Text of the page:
Liverpool’s season to date has thrown up a number of special moments, and James Milner has been at the heart of two which will long hold significance.
Amid the Reds’ relentless charge towards the Premier League title, the club have competed across five other competitions and as a result, have seen 45 players take to the field.
And a staggering 23 of those players donned the Liverpool shirt for the very first time, with the majority debuting in domestic cup action.
Fast forward less than two months and a commitment to a winter break once again enabled Neil Critchley to take the helm, overseeing the Reds’ youngest-ever assembled side as they sealed a 1-0 win over Shrewsbury.
Leighton Clarkson, 18, was present on both occasions; first making his debut as a substitute at Villa before earning his first place in the XI in the FA Cup at Anfield.
Pedro Chirivella at 22 years of age and with just 10 Liverpool appearances to his name at that point was the most experienced member of the squad in the latter.
But the presence of Milner in the lead-up, in the dressing room and behind the substitutes’ bench provided a calming influence over the club’s youngsters and was indicative of the character he is.
At the time he was recovering from a hamstring injury sustained in the third-round meeting with Everton and while staying behind in Liverpool instead of jetting off for a holiday was a nod to his incredible levels of professionalism, his desire to be present for the academy players left a sizeable impression.
Critchley couldn’t “thank him enough” for being at the game, while for Clarkson the vice-captain’s involvement “was brilliant” as he acted as a calming agent and exemplified the significance of the performance and result in how he celebrated.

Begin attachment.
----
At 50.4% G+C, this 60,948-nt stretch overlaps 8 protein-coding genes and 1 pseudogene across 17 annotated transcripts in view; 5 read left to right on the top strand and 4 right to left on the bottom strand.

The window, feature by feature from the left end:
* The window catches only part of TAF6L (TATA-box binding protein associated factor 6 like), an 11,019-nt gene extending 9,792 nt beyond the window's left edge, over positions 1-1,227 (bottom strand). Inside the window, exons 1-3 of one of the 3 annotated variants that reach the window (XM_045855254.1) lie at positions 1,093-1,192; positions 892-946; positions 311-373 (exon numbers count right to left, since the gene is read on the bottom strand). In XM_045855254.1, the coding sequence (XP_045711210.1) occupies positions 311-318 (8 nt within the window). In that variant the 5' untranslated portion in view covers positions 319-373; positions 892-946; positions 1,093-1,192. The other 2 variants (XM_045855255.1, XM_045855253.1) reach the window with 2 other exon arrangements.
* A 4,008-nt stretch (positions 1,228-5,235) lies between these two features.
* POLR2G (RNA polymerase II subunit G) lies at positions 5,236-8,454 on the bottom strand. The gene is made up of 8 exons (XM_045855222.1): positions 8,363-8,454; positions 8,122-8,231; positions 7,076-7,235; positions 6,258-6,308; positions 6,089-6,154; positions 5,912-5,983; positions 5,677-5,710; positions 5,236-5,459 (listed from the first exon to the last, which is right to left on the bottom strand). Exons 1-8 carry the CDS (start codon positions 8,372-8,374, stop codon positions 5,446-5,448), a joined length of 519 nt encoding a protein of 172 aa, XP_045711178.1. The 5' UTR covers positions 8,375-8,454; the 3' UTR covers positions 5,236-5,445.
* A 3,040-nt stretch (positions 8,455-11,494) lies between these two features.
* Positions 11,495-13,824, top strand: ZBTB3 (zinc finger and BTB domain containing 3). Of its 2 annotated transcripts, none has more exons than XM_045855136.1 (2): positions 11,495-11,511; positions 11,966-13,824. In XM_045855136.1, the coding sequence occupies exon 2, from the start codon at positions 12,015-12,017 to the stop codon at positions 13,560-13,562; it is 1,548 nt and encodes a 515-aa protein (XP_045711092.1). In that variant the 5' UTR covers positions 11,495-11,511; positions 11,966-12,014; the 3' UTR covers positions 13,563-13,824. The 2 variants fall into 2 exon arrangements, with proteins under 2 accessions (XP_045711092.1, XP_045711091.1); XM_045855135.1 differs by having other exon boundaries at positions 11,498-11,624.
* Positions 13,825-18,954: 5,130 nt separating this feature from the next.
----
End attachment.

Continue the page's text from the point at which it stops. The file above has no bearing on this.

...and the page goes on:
“To be fair, I don’t think there were that many people [who were] nervous because a lot of them have already had that experience and Critch was saying things that calmed us down,” he said.
“James Milner was in the dressing room and spoke to us and told us there was nothing to worry about.
“That’s the type of person [Milner] is. Obviously he has had a lot of experience in the game and enjoyed a great career.
“He has got the experience and knows what to say at the right times, so for him to be there and tell us all these things before the game was brilliant.
“After the game, he was celebrating more than most of us! That’s just how he is and he was a massive help.”
For Milner, his decision will have come as just second nature, but the purposeful intent to be present for such an occasion will not have been lost on that team.
Small gestures such as that are the lifeblood of a football club, establishing harmony from top to bottom and they’re integral to creating an environment where players feel appreciated and valued.
And Milner’s acts extends beyond youth players, as Adrian can attest to.
Liverpool became the Spaniard’s fifth club in his career during the summer and he was quickly thrown into the hot seat four days after signing following Alisson’s calf injury.
He quickly became the hero after saving Tammy Abraham’s spot-kick to secure the title on penalties, the first honour of his career.
And while he was still very much the new face in the group, a move from Milner to see the trophy reside with him for the night was the ultimate sign of acceptance and a telling nod that both he and the team consistently have the bigger picture in mind.
“It took me several seconds to realise he really meant it. Who better than me, he said. So I agreed.
“Getting into the room with the Super Cup, my first title…Awesome.”
While small in the grand scale of the events which have transpired to date this season, Milner’s acts are the kind which lay the foundations for the well-oiled machine we see on and off the field.